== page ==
Lebron James is a perfect example of how to use social media as an athlete. He posts pictures of everything and also will comment on anything from current events to the news in the NBA. It doesn’t matter how you feel about athletes commenting on issues, because the point is that James shows fans that he has a REAL opinion.

The NFL Wants You to Engage

The NFL realizes the importance of social media and actively wants to engage with fans using it. Duane Munn, the social media manager of the NFL, had this to say:

“Whether it’s through a call-to-action prompt on TV to tweet opinions and participate in a Twitter poll — which is later discussed on air by analysts — or just respond to web sentiment, one of our main goals is to do a better job communicating with fans online.”

While the players are the most important part of the game, the fans are right behind them. If football had no viewers every Thursday, Sunday, and Monday, the game couldn’t go on. This means that people like Munn understand the importance of getting the fans involved in any way possible in order to ensure interest for years to come.

With nearly four billion people able to access the Internet via their computers and smartphones, getting fans of the NFL to engage online is one of the smartest moves they can make. Football brings people together, and they’re taking it one necessary step further.

The Super Bowl Is Big Money

The Super Bowl takes place in February of every year and is arguably the most important spectacle of all time. Nearly 100 million people watch it every single year. Friends and families get together and have parties, eat buffalo chicken dip, and laugh at the commercials while cheering on their favorite teams. The marketing alone that goes into promoting the Super Bowl is second to none, and the NFL spares no amount of money to make it the grandest event of all time. 

Even the halftime show is spectacular. Artists such as The Rolling Stones, Lady Gaga, Prince, U2, Destiny’s Child, and so many others have taken the stage and delivered a show to remember for millions of viewers all over the world. Social media helped those acts circulate around the globe to those who might not have been watching the games. The way that these different platforms act as vessels for everyone is incredible. Even if you aren’t a fan of football, there’s no denying the powerful effects of social media.

The Ads Are The Secret!

In 2018, the advertising revenue of the Super Bowl was over 400 million dollars! Every second counts. According to Statista, there were 86 commercials during the 2018 Super Bowl, and each one cost an average of 5.24 million U.S. dollars. Even Facebook is getting in on the action.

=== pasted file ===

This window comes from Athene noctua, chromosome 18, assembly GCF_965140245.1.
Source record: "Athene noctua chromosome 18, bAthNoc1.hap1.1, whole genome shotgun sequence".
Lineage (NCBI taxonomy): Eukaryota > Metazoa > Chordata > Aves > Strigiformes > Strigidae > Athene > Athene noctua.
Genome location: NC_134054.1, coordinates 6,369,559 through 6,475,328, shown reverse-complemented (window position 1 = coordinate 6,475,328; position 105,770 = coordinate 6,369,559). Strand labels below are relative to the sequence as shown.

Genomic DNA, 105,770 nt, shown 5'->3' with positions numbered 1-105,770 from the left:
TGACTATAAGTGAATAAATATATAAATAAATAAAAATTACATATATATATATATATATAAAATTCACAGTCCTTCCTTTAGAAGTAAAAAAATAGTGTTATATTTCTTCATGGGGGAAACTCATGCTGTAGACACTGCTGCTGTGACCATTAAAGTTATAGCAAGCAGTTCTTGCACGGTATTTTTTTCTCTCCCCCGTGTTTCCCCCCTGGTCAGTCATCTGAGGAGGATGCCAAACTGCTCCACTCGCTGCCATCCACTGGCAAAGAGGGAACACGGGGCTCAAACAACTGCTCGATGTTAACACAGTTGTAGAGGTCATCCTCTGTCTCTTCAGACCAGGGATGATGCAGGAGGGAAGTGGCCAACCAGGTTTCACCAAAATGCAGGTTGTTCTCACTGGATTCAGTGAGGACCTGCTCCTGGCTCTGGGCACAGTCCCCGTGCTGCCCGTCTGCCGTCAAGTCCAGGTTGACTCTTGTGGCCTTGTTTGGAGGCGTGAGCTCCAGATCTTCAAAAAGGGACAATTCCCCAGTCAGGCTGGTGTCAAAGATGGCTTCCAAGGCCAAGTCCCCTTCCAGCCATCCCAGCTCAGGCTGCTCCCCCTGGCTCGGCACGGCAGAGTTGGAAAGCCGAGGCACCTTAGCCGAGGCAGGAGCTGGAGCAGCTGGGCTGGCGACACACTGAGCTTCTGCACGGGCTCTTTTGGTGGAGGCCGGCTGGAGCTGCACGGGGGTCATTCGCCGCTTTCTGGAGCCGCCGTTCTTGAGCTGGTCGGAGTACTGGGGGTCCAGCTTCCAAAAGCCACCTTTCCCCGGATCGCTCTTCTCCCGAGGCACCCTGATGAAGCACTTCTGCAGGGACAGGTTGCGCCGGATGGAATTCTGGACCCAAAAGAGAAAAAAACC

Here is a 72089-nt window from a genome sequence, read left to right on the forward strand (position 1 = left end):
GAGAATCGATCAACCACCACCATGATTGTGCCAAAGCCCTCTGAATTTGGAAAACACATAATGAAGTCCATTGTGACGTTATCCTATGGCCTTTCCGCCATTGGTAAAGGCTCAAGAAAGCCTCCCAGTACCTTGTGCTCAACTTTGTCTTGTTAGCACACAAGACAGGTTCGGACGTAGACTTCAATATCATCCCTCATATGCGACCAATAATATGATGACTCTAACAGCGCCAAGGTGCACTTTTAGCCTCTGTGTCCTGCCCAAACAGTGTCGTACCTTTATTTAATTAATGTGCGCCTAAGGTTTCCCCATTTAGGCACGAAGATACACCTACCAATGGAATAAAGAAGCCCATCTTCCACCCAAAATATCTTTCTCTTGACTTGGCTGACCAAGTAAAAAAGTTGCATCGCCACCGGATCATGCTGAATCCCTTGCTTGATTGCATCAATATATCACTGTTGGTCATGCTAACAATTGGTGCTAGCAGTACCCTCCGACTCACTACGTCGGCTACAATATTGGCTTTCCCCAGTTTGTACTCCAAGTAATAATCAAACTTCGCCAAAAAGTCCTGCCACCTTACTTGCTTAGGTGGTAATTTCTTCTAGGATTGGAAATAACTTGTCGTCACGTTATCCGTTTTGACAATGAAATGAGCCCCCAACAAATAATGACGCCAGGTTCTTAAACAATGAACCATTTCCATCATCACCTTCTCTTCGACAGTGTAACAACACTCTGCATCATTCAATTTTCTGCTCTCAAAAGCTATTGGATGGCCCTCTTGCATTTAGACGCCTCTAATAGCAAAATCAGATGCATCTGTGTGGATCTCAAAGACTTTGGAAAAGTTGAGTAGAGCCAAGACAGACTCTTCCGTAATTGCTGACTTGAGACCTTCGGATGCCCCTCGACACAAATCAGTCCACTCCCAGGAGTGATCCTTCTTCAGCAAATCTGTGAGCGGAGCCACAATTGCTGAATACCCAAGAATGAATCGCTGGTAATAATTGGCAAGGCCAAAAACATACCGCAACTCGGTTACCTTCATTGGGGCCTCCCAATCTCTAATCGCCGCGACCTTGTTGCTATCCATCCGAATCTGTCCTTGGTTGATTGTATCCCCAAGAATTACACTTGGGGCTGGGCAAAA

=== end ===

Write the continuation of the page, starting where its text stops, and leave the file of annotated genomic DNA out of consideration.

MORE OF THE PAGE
For the first time ever, Facebook is going to advertise in the Super Bowl! According to the Wall Street Journal, Facebook is buying a 60-second advertisement to promote their group features. This is a huge move by the company to display its platform, and also put a positive light back on Facebook after their privacy issues. One can only imagine how much they paid for the 60-second commercial, considering that then 30-second spots cost almost 6 million dollars.

Get Ready!

Folks, it’s time to strap in for another wild playoff finish. Will Patrick Mahomes lead his team to the Super Bowl? Will Richard Sherman capture another ring in his year of redemption? Only time will tell, but until then, keep tweeting, posting, and hashtagging all things NFL!

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F.A.Q.

Frequently Asked Questions

Some of the most common questions, along with the complete answers from our social media support experts.

On your LinkedIn profile, there is a button toward the bottom of your profile that says, “Link Facebook.” When you click here, you will be asked for your Facebook information. When you do this, you can easily connect everything together.

On your LinkedIn profile, go to your profile drop down menu in the top right hand corner. Open it and click on “Privacy and Settings.” Directly under “Settings” in the top right hand corner, click on “Manage your Twitter Settings.” This will bring you to another page which invites you to add your Twitter information.

Go to your profile and click “lists.” Create a short description for each list, then add different Twitter accounts. You can decide whether you want them to be public or private.

On your homepage, find groups. In the top right hand corner, there will be a button that says, “create group.” Click on this and make a group and add descriptions and invite people to be a part of it.

Still have questions?